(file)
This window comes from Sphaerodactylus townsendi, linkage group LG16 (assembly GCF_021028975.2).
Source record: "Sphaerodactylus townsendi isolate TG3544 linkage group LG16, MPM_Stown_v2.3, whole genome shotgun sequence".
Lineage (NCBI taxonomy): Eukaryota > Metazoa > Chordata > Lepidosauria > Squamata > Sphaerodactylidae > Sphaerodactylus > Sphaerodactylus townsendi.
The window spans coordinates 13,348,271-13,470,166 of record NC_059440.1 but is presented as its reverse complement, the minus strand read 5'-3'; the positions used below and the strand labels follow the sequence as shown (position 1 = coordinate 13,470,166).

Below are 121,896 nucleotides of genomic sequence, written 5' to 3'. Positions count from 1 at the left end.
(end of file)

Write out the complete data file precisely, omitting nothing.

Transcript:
This window comes from Sphaerodactylus townsendi, linkage group LG16 (assembly GCF_021028975.2).
Source record: "Sphaerodactylus townsendi isolate TG3544 linkage group LG16, MPM_Stown_v2.3, whole genome shotgun sequence".
Lineage (NCBI taxonomy): Eukaryota > Metazoa > Chordata > Lepidosauria > Squamata > Sphaerodactylidae > Sphaerodactylus > Sphaerodactylus townsendi.
The window spans coordinates 13,348,271-13,470,166 of record NC_059440.1 but is presented as its reverse complement, the minus strand read 5'-3'; the positions used below and the strand labels follow the sequence as shown (position 1 = coordinate 13,470,166).

Below are 121,896 nucleotides of genomic sequence, written 5' to 3'. Positions count from 1 at the left end.